Thus the two texts would enrich each other, I think, if merged, with a common section about the human biases at play, and separate sections about the applications in finance and in economics. Btw, I think those biases and anomalies are found not only in markets, but also in public choice.

I suggest that the first of us who find the time to make this combination just do it, or at least start it, but I see no hurry as I think it would need a careful job to make something consistent and comprehensive for the readers.

Btw, not being an English speaker, I have no preference about how to spell behavio(u)ral), even if I use the American spelling that I found more common in the web. Funny thing from a froggy, isn'it ? ;-)--Pgreenfinch 15:35, 8 Oct 2004 (UTC)

  • Ok, i've got some down time at work, I'm going to make a start on a merger. Thanks for your input. Psychobabble
    • Done. I copied the history section from the other page almost wholesale, expanded the methodology section and created seperate topics/criticisms sections for finance and economics. I added some stuff in the finance section on the equity premium puzzle cause I've looked at it a bit. I'd appreciate feedback :) Psychobabble


Editing "behavioral economics":

2nd paragraph of the "History" section - original sentence: "...reference should be made to the theory of Bounded Rationality by Nobel Laureate Herbert Simon who explained how people irrationally tend to be satisfied, instead of maximizing utility, as generally assumed."

the phrase "tend to be satisfied" is incorrect; it should be "tend to satisfice". The word "satisfice" was specifically coined by Herbert Simon to describe a type of quasi-optimizing behavior, in contrast to "utility maximizing". This is, it is a new technical term, not an ordinary English word.

Dr. Georgantzis's comment on this article[edit]

Dr. Georgantzis has reviewed this Wikipedia page, and provided us with the following comments to improve its quality:

Instead of "non-human animals" and "Non-human animal..." I would suggest just and "non humans".

Regarding the content of the criticism section, I would add the following criticism: "While behavioural economics has brought about a revolution recognizing and organizing the flaws of the traditional neoclassical approach leading to better theory and accommodating previously unexplained phenomena, it has remained largely confined within the limits of a positive approach to human behaviour. Recently, "nudging" has meant a timid step towards a moderately normative approach, which implicitly recognizes the need for some moderate paternalistic intervention in order to improve human decisions aimed at achieving objectively better individual and social outcomes. The ongoing environmental and inequality world-wide crises call for a courageous switching from positive arguments like "some people are inequity averse" or "some people are more environmentally aware than others" to normative ones like "we need to educate a more inequity-averse citizen" or "the world is better off when citizens behave in a more environmentally-aware way".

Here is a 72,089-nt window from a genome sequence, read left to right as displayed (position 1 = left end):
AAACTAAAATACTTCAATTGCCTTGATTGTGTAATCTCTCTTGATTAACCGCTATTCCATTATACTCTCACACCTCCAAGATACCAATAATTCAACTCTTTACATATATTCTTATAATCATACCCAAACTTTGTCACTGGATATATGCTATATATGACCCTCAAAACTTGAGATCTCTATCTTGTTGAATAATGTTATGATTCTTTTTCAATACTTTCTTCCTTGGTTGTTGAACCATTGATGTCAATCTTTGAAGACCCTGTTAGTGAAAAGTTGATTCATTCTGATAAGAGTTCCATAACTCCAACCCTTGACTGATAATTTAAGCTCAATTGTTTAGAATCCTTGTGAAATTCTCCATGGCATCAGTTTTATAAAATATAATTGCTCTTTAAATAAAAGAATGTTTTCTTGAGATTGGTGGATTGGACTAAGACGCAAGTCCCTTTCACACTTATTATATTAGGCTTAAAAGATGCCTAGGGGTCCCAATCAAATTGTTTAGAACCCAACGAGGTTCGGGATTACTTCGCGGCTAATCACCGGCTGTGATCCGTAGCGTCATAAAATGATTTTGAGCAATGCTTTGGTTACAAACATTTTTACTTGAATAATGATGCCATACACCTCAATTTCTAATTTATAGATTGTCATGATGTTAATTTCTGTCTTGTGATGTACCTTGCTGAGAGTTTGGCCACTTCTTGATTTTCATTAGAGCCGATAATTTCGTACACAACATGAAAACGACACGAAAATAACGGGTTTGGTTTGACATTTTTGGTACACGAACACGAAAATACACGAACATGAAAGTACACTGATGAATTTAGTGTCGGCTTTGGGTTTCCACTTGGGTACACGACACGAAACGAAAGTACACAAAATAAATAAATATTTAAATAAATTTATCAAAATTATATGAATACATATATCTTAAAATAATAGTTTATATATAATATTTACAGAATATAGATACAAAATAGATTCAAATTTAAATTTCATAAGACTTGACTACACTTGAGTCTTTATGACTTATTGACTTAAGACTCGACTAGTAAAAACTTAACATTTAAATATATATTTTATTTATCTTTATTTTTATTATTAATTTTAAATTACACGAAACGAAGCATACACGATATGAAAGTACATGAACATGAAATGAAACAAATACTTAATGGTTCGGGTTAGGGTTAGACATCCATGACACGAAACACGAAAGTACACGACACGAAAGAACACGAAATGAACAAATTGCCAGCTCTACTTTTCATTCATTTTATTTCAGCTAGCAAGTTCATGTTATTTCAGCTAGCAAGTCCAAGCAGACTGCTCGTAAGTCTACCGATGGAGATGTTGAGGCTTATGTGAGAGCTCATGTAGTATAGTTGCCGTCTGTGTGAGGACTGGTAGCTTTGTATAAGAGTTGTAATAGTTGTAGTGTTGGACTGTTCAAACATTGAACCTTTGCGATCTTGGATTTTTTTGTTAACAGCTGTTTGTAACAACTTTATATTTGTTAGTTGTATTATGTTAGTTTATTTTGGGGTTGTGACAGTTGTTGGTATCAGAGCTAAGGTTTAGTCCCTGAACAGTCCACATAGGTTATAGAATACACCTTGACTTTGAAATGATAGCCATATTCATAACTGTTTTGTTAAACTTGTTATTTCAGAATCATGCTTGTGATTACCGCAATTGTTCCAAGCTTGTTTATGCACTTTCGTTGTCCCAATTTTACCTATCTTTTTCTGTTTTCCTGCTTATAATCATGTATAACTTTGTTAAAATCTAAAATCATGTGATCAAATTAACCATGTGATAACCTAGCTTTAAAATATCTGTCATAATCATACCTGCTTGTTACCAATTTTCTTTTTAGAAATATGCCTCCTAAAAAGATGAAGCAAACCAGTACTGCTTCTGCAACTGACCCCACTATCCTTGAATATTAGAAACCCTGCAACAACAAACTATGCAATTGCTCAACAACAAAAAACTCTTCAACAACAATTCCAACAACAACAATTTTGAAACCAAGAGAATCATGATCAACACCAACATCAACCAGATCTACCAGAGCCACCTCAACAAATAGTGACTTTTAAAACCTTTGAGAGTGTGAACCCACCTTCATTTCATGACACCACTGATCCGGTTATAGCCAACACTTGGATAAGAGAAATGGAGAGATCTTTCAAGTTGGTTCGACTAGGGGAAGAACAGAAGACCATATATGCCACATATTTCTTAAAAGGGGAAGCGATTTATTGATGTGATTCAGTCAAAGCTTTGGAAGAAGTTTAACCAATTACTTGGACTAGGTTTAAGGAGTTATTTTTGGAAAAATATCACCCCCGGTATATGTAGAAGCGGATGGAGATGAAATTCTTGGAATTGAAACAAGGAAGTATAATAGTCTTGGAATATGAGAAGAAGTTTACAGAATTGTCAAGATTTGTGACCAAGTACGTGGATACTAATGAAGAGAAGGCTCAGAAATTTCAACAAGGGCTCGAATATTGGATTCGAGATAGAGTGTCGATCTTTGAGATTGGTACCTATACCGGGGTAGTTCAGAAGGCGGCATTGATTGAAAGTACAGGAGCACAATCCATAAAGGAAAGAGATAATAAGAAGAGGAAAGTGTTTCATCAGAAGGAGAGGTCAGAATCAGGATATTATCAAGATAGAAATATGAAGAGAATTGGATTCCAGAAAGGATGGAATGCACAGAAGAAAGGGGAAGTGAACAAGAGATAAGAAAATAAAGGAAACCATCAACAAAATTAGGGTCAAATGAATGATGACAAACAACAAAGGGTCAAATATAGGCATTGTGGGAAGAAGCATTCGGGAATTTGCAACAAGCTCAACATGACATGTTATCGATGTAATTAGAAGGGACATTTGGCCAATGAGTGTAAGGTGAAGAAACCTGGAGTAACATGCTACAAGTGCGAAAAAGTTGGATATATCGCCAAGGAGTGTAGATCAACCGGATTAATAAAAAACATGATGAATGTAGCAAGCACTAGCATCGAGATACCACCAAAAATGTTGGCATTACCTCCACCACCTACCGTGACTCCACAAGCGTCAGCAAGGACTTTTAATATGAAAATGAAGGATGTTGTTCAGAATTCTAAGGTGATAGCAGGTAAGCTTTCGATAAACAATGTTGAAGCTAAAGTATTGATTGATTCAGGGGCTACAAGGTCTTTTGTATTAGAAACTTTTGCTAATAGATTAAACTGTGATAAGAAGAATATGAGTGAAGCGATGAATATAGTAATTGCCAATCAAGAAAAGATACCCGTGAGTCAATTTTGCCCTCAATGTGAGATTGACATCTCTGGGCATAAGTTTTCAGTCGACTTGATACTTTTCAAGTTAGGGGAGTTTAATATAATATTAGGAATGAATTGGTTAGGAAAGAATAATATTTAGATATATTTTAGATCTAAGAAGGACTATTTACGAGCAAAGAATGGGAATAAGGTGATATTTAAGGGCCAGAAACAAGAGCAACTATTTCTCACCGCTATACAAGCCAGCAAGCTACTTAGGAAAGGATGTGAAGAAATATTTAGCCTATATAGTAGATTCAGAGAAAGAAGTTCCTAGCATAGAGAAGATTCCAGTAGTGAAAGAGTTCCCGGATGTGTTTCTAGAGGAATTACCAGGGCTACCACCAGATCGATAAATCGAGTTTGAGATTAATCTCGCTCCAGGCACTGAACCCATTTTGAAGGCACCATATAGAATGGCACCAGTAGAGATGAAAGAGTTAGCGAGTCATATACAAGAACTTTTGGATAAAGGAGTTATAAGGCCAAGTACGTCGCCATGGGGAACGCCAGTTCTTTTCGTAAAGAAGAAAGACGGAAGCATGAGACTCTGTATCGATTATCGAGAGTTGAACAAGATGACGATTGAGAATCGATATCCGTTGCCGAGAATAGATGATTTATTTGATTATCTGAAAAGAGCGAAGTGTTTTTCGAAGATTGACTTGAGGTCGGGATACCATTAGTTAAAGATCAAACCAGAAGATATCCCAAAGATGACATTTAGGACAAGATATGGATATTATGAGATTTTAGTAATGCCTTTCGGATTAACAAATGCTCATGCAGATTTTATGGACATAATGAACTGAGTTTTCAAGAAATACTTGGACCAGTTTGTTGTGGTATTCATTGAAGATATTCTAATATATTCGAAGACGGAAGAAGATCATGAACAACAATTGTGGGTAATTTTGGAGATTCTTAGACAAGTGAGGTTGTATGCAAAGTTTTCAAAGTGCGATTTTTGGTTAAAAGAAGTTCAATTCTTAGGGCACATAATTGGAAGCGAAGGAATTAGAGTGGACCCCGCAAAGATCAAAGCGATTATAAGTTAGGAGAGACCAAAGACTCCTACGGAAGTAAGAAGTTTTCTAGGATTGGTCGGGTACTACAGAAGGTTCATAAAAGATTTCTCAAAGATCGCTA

We hope Wikipedians on this talk page can take advantage of these comments and improve the quality of the article accordingly.

Dr. Georgantzis has published scholarly research which seems to be relevant to this Wikipedia article:

  • Reference : Aurora Garcia-Gallego & Nikolaos Georgantzis & Ainhoa Jaramillo-Gutierrez & Melanie Parravano, 2010. "The lottery-panel task for bi-dimensional parameter-free elicitation of risk attitudes," ThE Papers 10/12, Department of Economic Theory and Economic History of the University of Granada..

ExpertIdeasBot (talk) 21:45, 30 May 2016 (UTC)

Dr. Novarese's comment on this article[edit]